Everyone wants to be the exception, but building a multimillion-dollar company in 12 months simply isn’t the case for the majority of businesses. Even those companies that seem like overnight success stories flew under the radar for several years before finding their big break. The startup culture is full of people who want to and try to, but just can’t get their business off the ground. Why is this the case? Much of the reason has to do with the fact that many entrepreneurs don’t know how to take their business from point A to B. Point A is that brilliant idea in the mind of the entrepreneur. B is that subsequent, hoped-for state where the business is secure, established and making money.
There are multiple aspects to be considered while starting a startup in India. Some of the steps that are required to be taken for starting a startup in India are as follows-
1. Developing an idea
The great idea is the first step towards building a successful business. Thus, before starting a startup the innovative and valuable idea shall be developed. You may have a brilliant one in a million idea, if you can’t lift it off the ground then it as gross as you haven’t started at all. An objective-oriented action will help achieve the desired result.
The biggest mistake an entrepreneur makes is that he give undivided attention to the top line and fails to give attention to the core stakeholders, that being the customers. If profit is your sole objective, then it gets harder for you to justify your ROI. The investment you made to acquire a customer ended with a single transaction, or in most cases a mere gesture. Where the customer made an effort to reach out to your establishment and then fails to recognize the value proposition.
2. Validate your Brand
Before you leap to understand the feasibility of your idea. Most entrepreneurs make the mistake of not realizing the market demand or what the customers are looking for, rather they delve and create a product that they believe is required for the market. Understand the gap, it may not be the same. The ideal solution will be to understand the market requirement and then create an MVP. Reach out to early adopters and ask them to review what you have developed. Note down their feedback, make improvements, so that the final product will meet the end customers requirements. With “n” no: of alternates available, how your solution adds value to the end user needs to be mapped with due consideration.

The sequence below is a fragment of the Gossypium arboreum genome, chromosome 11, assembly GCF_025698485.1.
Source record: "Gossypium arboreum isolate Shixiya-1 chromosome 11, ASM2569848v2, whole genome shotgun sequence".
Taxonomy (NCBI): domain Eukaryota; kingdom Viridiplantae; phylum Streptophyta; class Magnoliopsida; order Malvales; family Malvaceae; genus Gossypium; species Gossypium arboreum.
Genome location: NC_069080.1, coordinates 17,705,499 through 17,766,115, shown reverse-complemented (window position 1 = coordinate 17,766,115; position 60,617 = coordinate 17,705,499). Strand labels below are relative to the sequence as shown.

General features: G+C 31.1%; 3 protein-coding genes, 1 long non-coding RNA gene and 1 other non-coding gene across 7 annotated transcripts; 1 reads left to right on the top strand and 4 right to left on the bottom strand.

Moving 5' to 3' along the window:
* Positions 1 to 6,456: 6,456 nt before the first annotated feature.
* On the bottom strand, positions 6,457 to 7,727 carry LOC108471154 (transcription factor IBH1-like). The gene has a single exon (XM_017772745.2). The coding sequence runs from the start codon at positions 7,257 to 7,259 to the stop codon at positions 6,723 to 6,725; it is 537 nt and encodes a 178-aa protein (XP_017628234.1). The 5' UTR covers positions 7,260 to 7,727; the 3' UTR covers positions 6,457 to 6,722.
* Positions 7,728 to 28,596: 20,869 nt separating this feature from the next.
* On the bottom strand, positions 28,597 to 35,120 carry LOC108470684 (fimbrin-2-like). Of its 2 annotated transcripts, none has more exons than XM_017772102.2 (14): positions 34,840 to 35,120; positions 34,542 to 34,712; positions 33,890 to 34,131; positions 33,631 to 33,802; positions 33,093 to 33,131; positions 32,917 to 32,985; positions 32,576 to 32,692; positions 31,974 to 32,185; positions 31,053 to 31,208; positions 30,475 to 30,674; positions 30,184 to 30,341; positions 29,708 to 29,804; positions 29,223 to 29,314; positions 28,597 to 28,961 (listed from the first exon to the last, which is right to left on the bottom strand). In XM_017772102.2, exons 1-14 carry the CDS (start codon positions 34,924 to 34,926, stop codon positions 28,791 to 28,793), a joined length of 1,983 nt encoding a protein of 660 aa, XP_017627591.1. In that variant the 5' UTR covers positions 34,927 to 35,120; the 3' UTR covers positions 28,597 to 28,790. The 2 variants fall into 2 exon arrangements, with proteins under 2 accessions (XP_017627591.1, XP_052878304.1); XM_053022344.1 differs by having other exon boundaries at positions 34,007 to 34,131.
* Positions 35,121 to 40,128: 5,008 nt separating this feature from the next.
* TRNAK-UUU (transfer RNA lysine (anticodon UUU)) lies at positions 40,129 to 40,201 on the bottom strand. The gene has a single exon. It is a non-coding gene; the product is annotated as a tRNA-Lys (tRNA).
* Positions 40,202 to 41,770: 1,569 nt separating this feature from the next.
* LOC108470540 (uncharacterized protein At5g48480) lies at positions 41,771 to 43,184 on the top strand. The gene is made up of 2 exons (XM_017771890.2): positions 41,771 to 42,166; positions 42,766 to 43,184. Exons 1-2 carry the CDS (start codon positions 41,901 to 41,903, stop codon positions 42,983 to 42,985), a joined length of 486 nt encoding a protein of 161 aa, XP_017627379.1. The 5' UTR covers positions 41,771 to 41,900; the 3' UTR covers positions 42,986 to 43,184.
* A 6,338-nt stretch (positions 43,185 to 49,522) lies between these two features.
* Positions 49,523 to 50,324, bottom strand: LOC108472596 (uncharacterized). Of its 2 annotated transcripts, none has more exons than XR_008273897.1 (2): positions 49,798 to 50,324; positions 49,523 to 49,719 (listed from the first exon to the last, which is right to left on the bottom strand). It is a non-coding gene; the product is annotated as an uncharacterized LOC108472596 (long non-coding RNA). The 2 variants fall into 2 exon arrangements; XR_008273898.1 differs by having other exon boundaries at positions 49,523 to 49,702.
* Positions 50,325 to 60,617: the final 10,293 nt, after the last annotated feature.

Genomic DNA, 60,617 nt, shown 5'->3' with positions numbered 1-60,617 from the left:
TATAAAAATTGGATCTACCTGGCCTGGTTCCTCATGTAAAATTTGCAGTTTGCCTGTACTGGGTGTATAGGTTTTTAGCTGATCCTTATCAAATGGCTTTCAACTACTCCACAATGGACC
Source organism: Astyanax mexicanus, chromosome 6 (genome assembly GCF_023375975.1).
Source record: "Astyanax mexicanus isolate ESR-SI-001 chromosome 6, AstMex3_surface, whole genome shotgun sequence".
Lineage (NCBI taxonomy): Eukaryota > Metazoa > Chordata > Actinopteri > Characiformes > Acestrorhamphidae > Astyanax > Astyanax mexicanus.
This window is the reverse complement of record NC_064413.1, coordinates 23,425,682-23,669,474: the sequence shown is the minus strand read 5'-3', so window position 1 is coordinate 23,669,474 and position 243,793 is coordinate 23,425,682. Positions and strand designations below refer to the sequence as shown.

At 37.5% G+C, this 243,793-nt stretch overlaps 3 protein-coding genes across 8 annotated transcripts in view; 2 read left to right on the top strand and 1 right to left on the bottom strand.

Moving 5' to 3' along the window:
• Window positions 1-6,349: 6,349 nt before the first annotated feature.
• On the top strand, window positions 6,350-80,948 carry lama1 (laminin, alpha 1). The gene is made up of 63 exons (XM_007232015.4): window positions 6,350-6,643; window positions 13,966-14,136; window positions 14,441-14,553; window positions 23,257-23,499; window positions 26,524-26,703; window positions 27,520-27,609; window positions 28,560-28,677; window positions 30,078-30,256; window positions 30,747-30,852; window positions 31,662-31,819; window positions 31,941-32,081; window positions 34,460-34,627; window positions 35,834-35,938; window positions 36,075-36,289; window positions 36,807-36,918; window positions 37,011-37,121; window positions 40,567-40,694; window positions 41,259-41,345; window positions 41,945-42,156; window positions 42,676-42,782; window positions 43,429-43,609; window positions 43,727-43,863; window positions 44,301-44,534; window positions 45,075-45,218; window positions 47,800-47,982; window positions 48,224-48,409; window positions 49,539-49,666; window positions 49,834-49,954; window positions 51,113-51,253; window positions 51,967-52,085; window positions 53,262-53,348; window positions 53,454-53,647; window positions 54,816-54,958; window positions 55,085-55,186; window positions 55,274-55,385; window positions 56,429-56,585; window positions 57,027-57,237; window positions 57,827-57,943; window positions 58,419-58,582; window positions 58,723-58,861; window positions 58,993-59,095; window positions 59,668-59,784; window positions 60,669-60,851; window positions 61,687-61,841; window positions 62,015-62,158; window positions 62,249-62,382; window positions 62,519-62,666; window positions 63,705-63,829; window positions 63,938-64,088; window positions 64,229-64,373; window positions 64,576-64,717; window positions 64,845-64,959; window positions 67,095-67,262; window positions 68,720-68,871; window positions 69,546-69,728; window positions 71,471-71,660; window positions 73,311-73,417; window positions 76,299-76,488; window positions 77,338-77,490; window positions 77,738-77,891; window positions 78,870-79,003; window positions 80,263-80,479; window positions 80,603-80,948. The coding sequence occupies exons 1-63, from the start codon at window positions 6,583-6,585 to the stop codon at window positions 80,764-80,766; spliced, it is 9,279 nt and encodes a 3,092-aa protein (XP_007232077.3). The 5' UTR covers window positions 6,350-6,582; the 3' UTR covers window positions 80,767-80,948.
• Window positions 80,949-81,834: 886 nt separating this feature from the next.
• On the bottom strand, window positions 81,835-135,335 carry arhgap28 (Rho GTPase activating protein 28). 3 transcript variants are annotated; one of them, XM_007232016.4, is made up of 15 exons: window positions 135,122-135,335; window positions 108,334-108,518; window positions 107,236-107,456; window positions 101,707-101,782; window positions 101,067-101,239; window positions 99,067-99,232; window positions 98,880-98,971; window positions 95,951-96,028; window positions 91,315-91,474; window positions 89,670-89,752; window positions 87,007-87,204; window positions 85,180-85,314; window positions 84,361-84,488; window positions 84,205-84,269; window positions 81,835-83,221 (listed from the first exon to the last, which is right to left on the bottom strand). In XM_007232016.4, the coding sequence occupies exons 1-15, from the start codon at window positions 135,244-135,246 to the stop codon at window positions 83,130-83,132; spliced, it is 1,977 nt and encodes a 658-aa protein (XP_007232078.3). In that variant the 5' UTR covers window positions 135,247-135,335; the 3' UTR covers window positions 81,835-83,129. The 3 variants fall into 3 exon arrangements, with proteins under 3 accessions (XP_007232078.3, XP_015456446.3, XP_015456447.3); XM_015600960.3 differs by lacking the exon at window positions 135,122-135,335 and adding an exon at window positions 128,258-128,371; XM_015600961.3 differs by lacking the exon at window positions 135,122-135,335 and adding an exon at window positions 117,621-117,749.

Your business idea should be unique, and if not it should be well implemented and should be better implemented than the overlapping products.
3. A Bunch of Professionals
Becoming an employer carries with it a lot of baggage. It may, in fact, form such a barrier that it slows down the process of your startup. Besides, few people will be willing to take the plunge to become the employee of a tenuous startup. You need to be with people who are as ambitious as you and who are ready to go that extra mile to get things done. I always believe that investing the right time can resolve any issue. It’s not that you need to be extra smart. The only difference I see is, What is that project for you? How successful you want that project to be?
If you are building a team, then you need to understand that people are inspired, how you make them motivated all along the year, it’s up to you. Create a good working culture, let people enjoy every second they spend with your startup. Educate and empower them, make them accountable for that they do. A startup with limited resource, the best option is to work together to a common goal. Boss around and make people do, dam sure they will deliver what you want, but they will never take that extra step to make sure that the work will add value to the overall strategy.
4. Be patient
Success certainly won’t happen overnight, and it won’t happen for a couple years. Companies that are investing in themselves and carefully and strategically planning ahead for continued efficiency can expect to achieve profitability around their third year in business. But every company is different, and true success may take decades. Steve Jobs established Apple in 1976, but it wasn’t until 1984 that Apple got on the map with the advent of the Macintosh computer. And even then, Apple struggled until the arrival of the iMac and consumer products in the late 90s.
As an entrepreneur, as a leader and as a startup founder, it’s critical to know the difference between a great idea and a great company. So decide now that you’re all in, and don’t give up when the going gets tough.
Starting fast doesn’t mean that you should force scaling. Scaling is something that happens carefully, in a measured cadence. The road to success is not easy. You need to have a strong vision to accomplish it.